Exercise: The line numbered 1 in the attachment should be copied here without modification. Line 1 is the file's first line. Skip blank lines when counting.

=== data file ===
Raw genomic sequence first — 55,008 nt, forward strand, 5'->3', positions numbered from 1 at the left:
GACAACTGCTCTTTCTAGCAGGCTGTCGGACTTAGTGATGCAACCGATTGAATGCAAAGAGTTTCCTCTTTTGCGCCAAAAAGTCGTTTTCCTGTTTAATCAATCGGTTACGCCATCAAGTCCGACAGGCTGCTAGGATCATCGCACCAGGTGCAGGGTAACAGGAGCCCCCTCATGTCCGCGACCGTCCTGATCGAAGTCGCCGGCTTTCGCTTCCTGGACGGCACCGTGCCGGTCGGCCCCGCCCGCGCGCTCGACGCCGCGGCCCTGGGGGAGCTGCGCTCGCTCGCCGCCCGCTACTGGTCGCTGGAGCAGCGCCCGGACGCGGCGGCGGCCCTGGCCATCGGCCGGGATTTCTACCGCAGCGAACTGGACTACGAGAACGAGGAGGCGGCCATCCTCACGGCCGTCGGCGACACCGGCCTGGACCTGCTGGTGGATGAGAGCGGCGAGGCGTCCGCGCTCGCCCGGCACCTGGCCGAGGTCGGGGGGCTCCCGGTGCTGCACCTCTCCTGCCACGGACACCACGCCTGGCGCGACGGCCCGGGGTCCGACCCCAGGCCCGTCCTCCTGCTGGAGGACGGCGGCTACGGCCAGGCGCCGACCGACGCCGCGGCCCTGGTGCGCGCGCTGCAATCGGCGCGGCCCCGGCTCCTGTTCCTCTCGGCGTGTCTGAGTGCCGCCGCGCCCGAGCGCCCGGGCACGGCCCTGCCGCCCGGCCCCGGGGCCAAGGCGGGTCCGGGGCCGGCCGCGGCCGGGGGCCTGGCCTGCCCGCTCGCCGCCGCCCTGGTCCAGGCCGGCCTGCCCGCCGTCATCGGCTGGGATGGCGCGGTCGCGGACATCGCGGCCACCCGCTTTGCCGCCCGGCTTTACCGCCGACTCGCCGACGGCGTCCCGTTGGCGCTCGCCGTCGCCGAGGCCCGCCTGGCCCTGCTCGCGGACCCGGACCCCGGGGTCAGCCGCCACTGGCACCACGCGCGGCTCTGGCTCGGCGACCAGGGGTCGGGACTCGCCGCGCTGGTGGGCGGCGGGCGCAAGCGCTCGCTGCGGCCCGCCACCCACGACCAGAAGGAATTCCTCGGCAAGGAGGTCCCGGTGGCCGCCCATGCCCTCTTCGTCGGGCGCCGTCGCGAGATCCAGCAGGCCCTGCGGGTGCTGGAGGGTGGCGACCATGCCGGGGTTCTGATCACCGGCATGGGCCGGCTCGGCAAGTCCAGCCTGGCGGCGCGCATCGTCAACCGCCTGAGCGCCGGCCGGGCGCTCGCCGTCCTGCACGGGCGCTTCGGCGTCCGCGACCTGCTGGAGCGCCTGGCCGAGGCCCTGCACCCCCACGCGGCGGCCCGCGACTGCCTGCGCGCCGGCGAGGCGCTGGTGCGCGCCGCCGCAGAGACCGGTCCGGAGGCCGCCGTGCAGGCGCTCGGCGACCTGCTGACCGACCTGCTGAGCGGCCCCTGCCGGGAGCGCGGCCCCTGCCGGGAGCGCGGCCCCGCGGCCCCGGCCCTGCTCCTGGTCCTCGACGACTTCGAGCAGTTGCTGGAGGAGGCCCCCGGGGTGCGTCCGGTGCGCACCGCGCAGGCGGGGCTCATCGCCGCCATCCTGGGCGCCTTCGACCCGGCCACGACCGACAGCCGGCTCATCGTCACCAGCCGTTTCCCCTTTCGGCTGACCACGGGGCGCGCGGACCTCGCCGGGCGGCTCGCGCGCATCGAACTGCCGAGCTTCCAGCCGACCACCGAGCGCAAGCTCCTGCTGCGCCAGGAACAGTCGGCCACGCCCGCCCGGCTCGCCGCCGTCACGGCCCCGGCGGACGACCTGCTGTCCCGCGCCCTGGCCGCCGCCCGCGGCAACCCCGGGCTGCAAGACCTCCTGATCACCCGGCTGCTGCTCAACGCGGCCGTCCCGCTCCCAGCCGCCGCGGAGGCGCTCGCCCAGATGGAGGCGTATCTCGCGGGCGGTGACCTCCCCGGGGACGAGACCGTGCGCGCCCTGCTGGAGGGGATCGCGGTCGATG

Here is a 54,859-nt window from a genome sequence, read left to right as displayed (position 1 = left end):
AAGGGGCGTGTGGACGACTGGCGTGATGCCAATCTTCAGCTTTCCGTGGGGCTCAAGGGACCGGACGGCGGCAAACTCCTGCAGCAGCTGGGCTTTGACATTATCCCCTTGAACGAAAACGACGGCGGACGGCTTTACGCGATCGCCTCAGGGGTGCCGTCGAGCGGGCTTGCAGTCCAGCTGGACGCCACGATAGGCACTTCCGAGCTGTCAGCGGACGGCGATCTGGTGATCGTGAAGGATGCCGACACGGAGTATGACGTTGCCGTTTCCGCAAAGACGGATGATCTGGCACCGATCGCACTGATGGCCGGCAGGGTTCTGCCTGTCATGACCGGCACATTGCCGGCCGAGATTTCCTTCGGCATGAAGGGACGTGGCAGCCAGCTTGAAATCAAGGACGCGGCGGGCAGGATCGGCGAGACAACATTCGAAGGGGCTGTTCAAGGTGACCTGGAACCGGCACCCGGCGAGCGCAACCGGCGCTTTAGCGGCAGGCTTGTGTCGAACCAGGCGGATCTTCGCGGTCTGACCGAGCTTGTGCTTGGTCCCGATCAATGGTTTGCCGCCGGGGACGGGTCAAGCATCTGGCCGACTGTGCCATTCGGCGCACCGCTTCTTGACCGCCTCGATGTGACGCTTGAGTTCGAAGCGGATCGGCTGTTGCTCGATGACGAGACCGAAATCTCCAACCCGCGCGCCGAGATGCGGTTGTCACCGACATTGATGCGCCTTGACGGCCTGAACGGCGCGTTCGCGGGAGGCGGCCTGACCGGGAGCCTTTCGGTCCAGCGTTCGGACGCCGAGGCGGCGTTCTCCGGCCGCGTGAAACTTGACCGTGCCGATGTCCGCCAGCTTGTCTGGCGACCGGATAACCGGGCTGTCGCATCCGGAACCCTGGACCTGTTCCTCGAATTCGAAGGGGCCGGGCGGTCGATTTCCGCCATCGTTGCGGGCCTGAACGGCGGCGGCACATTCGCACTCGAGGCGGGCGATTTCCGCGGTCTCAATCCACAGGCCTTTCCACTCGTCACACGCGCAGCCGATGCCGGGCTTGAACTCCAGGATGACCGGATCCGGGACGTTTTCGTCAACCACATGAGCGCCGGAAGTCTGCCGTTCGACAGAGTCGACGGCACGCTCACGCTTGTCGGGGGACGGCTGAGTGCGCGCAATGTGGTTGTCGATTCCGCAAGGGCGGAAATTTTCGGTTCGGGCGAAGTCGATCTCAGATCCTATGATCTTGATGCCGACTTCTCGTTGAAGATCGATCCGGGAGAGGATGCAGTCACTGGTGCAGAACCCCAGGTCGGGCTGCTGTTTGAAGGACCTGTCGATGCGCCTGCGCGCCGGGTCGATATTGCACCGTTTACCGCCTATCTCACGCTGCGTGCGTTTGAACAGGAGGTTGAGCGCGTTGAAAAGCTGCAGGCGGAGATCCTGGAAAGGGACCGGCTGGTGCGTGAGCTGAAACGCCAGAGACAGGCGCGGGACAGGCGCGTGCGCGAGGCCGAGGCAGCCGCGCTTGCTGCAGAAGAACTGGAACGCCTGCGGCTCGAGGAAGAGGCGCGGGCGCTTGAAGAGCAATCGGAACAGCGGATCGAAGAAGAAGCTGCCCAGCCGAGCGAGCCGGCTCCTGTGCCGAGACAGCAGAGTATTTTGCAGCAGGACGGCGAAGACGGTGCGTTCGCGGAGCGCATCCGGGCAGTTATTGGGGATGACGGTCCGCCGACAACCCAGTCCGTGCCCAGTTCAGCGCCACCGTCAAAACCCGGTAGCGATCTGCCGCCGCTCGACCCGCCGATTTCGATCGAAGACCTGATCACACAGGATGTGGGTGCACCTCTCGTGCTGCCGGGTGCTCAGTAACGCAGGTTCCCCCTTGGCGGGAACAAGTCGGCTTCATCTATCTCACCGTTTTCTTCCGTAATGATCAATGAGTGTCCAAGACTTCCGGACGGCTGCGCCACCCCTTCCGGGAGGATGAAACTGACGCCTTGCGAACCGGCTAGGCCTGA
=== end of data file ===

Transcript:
Raw genomic sequence first — 55,008 nt, forward strand, 5'->3', positions numbered from 1 at the left: